Shattenkirk, a native of New Rochelle, was five-and-a-half-years-old when the Rangers won the Stanley Cup. They became his team for life and Brian Leetch – the first U.S.-born Conn Smythe Trophy winner – became his idol.
On Saturday, hours after the opening of the NHL’s free-agent market, Shattenkirk became a Ranger, a dream he said he’d had from the moment he first tried on a pair of skates.
Like the old days, the Rangers landed the biggest fish in the free-agency pond. But this time they didn’t overpay.
Shattenkirk became the rare professional athlete to truly follow his heart and take a home-team discount. He signed a team-friendly four-year contract at a very fair price of $6.65 million annual cap hit.
Many believed Shattenkirk, the most coveted defenseman available at only 28 years old, would command a seven-year deal in the neighborhood of $7 million per, and most believed the Rangers wouldn’t go there at that term. And though several teams were bidding (including the Devils and Tampa Bay) were willing to go to seven years, Shattenkirk went with his dream.
“I think you’ve got to give credit to Kevin on this one,” Rangers GM Jeff Gorton said. “He wanted to come here. I think that (longer) term deal was there for him somewhere else … in this case, here’s a player that really wants to be here and that left money on the table. That sent a pretty strong message to us.
“Seven-year deals are generally there and he might have gotten one, but thankfully for us, it was a situation that we have a player that wants to play for the Rangers, that’s from here, that’s an excellent player and four years worked out for both of us.”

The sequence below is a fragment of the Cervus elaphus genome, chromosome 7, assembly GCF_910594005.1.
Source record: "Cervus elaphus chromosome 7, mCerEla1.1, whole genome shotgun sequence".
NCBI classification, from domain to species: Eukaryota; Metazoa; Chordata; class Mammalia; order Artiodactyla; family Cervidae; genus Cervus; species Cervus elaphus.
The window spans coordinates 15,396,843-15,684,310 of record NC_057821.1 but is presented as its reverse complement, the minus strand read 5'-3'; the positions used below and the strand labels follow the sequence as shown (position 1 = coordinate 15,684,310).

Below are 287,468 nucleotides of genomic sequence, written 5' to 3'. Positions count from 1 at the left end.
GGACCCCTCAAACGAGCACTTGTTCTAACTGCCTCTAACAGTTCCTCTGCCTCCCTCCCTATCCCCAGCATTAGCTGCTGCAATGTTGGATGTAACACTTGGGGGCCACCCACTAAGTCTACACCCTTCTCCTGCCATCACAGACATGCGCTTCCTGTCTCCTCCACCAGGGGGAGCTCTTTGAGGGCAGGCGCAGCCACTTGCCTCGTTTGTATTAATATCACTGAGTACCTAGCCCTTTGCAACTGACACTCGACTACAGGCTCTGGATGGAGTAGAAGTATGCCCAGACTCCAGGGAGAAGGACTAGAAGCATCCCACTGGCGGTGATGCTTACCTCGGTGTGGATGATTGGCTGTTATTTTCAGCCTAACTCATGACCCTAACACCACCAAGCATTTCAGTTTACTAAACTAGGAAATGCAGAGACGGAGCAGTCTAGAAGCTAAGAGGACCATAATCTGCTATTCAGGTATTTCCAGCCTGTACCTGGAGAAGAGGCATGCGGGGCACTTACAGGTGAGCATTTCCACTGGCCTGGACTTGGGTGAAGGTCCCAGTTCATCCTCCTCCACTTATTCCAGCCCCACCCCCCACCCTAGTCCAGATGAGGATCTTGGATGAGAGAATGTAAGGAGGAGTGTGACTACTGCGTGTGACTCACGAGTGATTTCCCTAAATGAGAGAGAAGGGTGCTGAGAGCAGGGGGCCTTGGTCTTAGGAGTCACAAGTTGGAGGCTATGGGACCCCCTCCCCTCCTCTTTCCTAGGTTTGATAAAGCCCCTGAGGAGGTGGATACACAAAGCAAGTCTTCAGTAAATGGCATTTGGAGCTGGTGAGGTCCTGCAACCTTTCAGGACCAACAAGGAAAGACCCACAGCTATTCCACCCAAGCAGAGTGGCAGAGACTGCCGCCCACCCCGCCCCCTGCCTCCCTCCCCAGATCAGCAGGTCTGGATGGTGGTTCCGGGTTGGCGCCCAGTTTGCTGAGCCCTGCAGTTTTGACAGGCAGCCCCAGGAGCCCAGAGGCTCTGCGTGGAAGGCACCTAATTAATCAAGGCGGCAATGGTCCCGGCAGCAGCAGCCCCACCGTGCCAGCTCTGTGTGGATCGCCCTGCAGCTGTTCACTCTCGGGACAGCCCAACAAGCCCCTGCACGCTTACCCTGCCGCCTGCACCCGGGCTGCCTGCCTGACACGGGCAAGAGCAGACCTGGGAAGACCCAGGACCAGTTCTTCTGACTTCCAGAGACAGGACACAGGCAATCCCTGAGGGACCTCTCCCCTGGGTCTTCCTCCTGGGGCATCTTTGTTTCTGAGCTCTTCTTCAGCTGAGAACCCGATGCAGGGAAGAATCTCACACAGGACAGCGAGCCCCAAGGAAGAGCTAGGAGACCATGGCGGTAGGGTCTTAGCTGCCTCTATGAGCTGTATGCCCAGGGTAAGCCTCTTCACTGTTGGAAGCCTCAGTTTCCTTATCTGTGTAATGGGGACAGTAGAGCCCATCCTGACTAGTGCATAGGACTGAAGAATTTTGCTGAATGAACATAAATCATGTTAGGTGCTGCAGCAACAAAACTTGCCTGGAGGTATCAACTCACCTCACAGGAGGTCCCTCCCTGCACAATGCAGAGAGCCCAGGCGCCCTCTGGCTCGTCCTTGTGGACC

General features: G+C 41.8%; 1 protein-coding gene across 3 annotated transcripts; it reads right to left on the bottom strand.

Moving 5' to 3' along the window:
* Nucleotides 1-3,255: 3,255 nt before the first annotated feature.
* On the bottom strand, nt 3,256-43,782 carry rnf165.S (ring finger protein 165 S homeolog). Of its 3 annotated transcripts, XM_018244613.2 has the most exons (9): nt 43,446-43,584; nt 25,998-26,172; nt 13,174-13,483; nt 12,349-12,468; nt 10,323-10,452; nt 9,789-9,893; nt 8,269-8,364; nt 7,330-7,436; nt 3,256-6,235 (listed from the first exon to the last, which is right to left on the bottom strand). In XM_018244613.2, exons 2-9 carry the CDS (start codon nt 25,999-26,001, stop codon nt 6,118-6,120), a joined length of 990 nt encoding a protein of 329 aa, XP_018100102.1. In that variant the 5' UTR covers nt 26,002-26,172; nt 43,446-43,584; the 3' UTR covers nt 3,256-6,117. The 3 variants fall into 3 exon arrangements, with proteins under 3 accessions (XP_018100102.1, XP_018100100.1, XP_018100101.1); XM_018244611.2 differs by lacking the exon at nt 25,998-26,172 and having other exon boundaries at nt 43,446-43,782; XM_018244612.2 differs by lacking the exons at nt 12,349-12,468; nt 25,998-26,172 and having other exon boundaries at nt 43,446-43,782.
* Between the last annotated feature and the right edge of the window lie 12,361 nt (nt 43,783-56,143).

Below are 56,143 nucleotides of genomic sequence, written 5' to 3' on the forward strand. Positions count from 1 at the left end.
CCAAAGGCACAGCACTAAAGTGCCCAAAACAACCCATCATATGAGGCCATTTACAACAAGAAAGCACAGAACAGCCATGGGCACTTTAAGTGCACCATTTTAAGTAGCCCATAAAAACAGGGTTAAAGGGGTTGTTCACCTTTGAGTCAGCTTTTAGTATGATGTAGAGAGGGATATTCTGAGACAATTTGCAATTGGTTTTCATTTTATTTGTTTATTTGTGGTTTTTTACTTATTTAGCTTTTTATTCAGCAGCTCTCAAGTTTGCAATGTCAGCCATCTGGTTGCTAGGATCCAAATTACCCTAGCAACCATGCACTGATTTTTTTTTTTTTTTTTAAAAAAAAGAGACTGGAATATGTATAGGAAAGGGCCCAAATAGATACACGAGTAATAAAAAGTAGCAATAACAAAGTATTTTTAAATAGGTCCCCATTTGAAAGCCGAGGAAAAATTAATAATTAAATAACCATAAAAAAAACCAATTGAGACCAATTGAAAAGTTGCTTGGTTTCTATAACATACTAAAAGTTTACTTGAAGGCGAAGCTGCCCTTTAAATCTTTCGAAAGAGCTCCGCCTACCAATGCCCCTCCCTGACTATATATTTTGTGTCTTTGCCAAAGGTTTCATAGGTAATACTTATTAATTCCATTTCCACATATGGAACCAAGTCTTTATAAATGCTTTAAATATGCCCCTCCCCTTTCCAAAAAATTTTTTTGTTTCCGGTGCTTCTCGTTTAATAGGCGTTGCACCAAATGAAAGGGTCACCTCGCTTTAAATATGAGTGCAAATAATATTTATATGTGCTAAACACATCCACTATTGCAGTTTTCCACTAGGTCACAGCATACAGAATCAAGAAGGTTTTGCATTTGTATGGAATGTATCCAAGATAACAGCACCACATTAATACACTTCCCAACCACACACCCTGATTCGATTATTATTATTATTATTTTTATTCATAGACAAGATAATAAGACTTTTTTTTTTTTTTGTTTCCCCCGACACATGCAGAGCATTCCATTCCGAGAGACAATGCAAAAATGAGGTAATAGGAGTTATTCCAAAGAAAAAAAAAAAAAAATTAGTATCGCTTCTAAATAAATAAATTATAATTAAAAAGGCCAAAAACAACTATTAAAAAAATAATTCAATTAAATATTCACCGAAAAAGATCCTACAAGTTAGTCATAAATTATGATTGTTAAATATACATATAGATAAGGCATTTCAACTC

Shattenkirk, who had been traded from St. Louis to Washington at the trade deadline last March, called it “a lifelong dream” to play for “my lifelong favorite team” and said it was “an opportunity I couldn’t let go by.”
On a conference call, Shattenkirk said, “There were lots of thoughts of me coming this summer, and even (last season) once the trade deadline hit, but I didn’t really think to myself that I was going to be a New York Ranger until this week came along. There was no possibility of a trade. It was all in my hands, and I had to take it day by day this week and talk to all the teams and welcome all the different contracts that were coming my way. But until today came and the final offers were coming in, that was when I had to decide, ‘Do I really want to do this or not?’
“Obviously there were some sacrifices to be made, but in my mind, those sacrifices are what you leave on the table to live out a dream like this. Really, as much as it is a dream for me, it is exciting. I’m looking forward to joining a team capable of winning a Stanley Cup. That’s also a lifelong dream of mine. To do it in a city that’s dearest to me is the most exciting thing I could offer myself as a player.”
In terms of term, Shattenkirk’s ex-Washington teammate Karl Alzner got five years in Montreal, but Shattenkirk realized the opportunity to set himself up for another big deal when this one ends when he’s just 32.
So the Rangers got a player they needed, a top-pair, elite-level defenseman. They had no right-handed defensemen among their probable top seven, with the buyout of Dan Girardi and the likely retirement (or trade) of Kevin Klein. They haven’t had a real power-play quarterback, other than a brief Keith Yandle tenure, since Leetch. And Shattenkirk’s mobile, puck-moving style fits perfectly into the up-tempo game coach Alain Vigneault’s team plays.
“Kevin’s a player we’ve obviously coveted for a while, an offensive defenseman on the right side who can obviously do so many things for you – power play, as everyone knows, is as advertised,” Gorton said. “But the market is what it is. We try and stay away from those five, six, seven-year deals and figure out where the cap’s going as we move forward. We felt this was an opportunity to get a really good player for a term that we could live with and thought was fair for him and fair for us.”